New Article on "Work: A Social Determinant Worth Capturing"
In collaboration with the National Institute for Occupational Safety and Health (NIOSH) and the Council of State and Territorial Epidemiologists (CSTE), an online assessment was distributed among state occupational health contacts and epidemiologists in all 50 states to assess current practices in the collection of work and employment data on COVID-19 cases in state public health surveillance systems. We share the results and recommendations in the article "Work: A Social Determinant Worth Capturing," recently published in the special issue "COVID-19 in the Workplace: Observations, Research, and Lessons Learned" in the International Journal of Environmental Research and Public Health.
Of note was the recognition that barriers to collecting industry and occupation data included lack of staff, technology issues, and funding.
Work is a recognized social determinant of health. This became most apparent during the COVID-19 pandemic. Workers, especially those in certain industries and occupations, were at risk due to interaction with the public and close proximity to co-workers. However, there is a gap in the understanding of the risk of occupational exposure to COVID-19 and its impact on the full spectrum of worker groups or the magnitude of that risk.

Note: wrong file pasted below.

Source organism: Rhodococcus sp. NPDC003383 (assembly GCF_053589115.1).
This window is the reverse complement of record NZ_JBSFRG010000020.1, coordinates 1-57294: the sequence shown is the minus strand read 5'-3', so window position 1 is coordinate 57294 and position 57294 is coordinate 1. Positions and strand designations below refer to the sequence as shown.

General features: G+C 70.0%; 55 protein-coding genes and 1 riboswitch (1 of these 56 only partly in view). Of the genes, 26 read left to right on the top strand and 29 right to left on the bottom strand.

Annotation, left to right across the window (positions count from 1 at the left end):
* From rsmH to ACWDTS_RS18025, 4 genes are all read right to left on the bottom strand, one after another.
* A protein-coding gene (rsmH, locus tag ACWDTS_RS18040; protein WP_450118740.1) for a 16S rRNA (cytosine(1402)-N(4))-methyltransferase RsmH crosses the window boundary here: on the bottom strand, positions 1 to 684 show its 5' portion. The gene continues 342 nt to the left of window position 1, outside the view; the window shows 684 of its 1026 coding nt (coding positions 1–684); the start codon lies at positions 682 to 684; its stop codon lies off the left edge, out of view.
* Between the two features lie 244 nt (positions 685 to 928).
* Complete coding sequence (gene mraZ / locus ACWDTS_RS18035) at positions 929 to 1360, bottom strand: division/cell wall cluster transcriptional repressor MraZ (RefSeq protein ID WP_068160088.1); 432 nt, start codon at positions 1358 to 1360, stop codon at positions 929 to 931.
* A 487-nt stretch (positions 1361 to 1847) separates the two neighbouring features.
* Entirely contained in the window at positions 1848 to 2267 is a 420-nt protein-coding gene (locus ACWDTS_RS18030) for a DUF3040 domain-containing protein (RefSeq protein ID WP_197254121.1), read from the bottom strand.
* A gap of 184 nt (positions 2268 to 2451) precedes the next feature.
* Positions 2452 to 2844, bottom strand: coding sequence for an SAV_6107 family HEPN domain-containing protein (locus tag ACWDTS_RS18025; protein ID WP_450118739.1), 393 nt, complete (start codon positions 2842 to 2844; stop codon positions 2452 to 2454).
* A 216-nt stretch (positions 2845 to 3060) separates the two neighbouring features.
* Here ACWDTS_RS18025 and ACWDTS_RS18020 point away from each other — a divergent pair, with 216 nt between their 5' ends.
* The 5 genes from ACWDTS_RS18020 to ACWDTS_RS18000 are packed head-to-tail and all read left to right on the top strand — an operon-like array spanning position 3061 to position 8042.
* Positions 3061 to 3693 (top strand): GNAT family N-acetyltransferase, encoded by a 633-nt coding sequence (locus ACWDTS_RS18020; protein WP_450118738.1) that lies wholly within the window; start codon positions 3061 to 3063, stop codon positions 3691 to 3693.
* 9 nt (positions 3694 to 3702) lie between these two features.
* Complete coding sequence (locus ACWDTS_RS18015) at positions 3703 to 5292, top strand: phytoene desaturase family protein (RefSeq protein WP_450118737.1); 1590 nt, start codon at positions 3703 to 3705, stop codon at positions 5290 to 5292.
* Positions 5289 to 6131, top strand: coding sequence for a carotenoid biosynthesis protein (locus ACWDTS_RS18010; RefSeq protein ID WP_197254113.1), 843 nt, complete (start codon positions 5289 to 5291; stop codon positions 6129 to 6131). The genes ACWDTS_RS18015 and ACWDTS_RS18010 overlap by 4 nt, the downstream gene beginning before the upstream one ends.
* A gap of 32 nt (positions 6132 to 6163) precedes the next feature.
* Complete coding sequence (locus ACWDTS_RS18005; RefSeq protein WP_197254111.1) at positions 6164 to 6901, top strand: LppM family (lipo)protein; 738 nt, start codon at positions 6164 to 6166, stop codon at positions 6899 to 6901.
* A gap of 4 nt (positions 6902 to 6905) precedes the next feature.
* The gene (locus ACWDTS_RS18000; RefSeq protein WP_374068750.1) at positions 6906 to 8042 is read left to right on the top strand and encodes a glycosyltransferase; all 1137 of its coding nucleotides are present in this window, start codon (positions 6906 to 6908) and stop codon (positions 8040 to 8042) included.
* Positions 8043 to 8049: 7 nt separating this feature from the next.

Awareness of the prevalence of disease outcomes according to industry and occupation can assist states in identifying disease clusters or outbreaks, determining the magnitude of a problem within worker groups, and prioritizing industries and occupations for the development of prevention measures. Consistent collection of work and employment data, including industry and occupation as standard demographic data elements, would give jurisdictions the ability to provide more comprehensive and representative data on the distribution of injury and all illnesses across worker groups. Inclusion of industry and occupation data helps identify essential industries and occupations most impacted by a widespread infection and substantial health inequities.